Want your own individual chain? See this:

There are some additional files: With the “Belt_CardChain_SpareParts_[Spade, Cross, Check, Heart]” delivered you are able to extend this chain or make your own one. To join a new chain or to hinge the chain to something, there are so called “Belt_CardChain_ConnectorParts_[Spade, Cross, Check, Heart]” and the appropriate plug included in the stl. They should be printed the same way as this chain so there is no extra chapter, and you usually do not need them. Their assembly is easy: When hinged, just glue and plug in the plug.

Step 11: Pinafore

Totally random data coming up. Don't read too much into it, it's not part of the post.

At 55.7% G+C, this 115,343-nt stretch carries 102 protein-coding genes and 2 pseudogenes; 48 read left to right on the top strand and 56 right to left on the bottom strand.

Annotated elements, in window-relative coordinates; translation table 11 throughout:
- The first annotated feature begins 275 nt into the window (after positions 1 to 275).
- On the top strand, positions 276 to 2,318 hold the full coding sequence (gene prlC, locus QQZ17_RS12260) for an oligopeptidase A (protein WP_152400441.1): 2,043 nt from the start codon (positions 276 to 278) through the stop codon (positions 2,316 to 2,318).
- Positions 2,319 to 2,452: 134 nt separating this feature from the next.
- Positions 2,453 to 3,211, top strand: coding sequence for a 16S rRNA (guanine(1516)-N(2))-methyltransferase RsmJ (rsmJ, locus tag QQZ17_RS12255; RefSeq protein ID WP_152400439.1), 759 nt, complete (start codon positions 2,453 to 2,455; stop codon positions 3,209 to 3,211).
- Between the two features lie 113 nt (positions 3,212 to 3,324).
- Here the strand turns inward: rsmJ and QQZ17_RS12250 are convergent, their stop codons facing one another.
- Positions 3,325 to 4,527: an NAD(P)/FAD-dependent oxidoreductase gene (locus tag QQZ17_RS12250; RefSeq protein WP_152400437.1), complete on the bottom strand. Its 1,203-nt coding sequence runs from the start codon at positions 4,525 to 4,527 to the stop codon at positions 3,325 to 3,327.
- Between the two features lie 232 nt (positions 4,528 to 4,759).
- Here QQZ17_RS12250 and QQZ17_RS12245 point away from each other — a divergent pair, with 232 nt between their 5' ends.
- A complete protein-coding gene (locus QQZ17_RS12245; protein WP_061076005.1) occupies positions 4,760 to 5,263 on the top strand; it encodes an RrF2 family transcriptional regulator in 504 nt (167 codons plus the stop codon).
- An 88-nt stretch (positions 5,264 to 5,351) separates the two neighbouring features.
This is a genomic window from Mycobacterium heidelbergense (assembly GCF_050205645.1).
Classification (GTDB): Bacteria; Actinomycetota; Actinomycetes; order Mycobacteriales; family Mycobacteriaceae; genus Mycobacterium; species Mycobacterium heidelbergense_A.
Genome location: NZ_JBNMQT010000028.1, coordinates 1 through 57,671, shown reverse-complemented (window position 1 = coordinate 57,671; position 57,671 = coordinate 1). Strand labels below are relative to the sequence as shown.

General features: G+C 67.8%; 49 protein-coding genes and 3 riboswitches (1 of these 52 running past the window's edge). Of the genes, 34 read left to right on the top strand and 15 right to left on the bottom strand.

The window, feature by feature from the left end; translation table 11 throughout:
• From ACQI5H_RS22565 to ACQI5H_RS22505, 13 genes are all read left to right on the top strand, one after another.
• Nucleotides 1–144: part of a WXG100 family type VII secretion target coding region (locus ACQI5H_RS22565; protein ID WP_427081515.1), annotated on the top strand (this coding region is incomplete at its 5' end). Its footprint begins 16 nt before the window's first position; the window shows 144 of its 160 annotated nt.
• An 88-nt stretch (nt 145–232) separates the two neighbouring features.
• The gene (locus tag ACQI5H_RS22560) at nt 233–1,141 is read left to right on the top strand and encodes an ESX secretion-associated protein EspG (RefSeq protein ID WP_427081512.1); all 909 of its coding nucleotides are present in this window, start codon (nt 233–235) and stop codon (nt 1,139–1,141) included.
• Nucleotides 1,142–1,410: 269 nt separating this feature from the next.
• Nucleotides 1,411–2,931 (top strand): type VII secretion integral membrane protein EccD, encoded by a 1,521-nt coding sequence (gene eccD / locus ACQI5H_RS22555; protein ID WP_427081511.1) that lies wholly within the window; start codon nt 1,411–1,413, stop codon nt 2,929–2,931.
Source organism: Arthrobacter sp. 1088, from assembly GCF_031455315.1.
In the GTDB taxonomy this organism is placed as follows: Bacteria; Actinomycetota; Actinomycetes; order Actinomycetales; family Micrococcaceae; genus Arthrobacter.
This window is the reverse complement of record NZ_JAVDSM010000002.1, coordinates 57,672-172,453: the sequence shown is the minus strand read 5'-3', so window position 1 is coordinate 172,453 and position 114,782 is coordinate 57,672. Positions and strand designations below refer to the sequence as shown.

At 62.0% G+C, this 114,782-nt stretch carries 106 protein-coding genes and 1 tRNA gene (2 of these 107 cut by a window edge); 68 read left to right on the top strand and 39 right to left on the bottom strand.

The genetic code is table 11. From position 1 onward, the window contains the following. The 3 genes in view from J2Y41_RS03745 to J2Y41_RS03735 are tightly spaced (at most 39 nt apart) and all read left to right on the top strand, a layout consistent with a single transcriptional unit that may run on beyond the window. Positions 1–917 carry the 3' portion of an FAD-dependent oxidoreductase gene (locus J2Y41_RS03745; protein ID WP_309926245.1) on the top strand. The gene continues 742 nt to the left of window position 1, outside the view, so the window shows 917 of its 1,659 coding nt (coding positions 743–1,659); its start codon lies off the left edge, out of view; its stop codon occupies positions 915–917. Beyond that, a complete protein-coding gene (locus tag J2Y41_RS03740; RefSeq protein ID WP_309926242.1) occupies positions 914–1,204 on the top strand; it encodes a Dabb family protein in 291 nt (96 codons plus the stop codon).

Picture of Pinafore

This is the last thing! Yeag! Its the pinafore. As you now see in the pics, you can loop the cord through it and through the chain to bind it to it. The now finished belt can be bind together behind your back ;)

Step 12: Attachment

Picture of Attachment

Here are some things I used and the initial plans I made. First, I show you what you definitely need. Afterwards you will see the utilities I used to decorate the costume. In the end are my plans and some thoughts to it.

Picture 1:

From left to right, top to bottom: Cord, thread, plastic glue, bra straps, this bra-extension thing, rubber and tie.

Picture 2:

Dye (acrylic)

Picture 3:

Pens. The 3D pen? I used it for something like in the next picture (4)

Picture 4:

see above

Picture 5:

Color spray and tape. Don’t worry, the tape is not for the assembly of the costume but for the painting ;)